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Asia, Europe reach financial crisis consensus


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Asia, Europe reach financial crisis consensus

BEIJING (AP) — Asian and European leaders said Saturday they have reached a broad consensus on ways to deal with the global financial meltdown and will present their views at a crisis summit next month in Washington.

Speaking at the close of a two-day Asia-Europe Meeting in China's capital, the leaders called for new rules for guiding the global economy and a leading role for the International Monetary Fund in aiding crisis-stricken countries.

The biennial forum, known as ASEM, generally does not make decisions, and a statement issued by the leaders indicated how much the crisis in global markets has driven world opinion and institutions.

"I'm pleased to confirm a shared determination and commitment of Europe and Asia to work together," EU Commission President Jose Barroso said at a closing news conference.

He said participants would use the statement as the basis of their approach at the Nov. 15 Washington summit of the 20 largest economies.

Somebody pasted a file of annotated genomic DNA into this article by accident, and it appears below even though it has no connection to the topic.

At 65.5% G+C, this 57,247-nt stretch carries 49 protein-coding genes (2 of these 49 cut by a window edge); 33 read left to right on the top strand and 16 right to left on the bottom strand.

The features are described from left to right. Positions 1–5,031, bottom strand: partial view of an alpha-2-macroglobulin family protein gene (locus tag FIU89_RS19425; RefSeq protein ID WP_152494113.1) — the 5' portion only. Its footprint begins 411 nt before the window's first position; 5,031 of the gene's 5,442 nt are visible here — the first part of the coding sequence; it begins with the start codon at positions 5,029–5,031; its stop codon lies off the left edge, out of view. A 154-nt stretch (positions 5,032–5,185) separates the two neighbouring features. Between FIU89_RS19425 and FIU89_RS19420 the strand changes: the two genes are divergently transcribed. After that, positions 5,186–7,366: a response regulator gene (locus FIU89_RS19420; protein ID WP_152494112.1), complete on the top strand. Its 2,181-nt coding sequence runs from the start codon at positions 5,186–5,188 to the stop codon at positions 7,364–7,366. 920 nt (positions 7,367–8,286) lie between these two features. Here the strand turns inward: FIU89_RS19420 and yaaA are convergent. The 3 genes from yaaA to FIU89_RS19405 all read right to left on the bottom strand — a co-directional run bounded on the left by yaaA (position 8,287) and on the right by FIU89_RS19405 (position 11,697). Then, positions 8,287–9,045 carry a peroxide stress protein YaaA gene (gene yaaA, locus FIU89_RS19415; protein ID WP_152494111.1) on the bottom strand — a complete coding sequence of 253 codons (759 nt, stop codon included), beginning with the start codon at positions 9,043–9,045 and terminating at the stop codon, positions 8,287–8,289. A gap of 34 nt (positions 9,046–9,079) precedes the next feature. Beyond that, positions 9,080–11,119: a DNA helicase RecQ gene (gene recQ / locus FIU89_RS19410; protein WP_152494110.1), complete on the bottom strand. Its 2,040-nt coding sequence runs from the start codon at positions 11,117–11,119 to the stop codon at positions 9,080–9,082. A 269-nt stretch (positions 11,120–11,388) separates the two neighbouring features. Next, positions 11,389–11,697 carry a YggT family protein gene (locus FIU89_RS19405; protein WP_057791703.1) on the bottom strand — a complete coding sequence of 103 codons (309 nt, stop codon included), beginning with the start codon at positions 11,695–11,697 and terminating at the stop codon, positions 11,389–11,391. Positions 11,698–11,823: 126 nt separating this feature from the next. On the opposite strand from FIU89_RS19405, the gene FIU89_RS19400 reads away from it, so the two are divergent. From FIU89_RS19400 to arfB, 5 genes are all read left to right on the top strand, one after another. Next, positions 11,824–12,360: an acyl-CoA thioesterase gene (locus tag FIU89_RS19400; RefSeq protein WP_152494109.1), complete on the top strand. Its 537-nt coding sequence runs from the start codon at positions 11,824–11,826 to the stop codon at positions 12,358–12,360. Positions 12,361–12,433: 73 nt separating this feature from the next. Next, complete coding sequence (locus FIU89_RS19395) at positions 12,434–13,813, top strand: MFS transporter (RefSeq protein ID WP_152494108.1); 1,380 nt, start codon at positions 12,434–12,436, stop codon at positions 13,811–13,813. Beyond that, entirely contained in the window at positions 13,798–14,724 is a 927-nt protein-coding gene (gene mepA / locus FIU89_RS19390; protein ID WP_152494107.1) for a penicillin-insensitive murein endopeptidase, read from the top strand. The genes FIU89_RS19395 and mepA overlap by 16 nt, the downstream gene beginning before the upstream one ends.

Although short on details, the statement, adopted Friday, calls on the IMF and similar institutions to help stabilize struggling banks and shore up flagging share prices.

"Leaders agreed that the IMF should play a critical role in assisting countries seriously affected by the crisis, upon their request," it said.

Participants also agreed to "undertake effective and comprehensive reform of the international monetary and financial systems," the statement said.

The document is one of the strongest endorsements yet for a leading role in the crisis for the Washington-based IMF, long known as the international lender of last resort.

Responses to the crisis among participants have been varied thus far. The 15 euro countries and Britain reacted in dramatic fashion, agreeing to put up a total of $2.3 trillion in guarantees and emergency aid to help banks. In contrast, South Korea, China, Japan and the 10-country Association of Southeast Asian Nations have merely recommitted themselves to an $80 billion emergency fund to help those facing liquidity problems — to be established by next June — even while their stock markets tumble and export markets dry up.

Full story, source: USA Today

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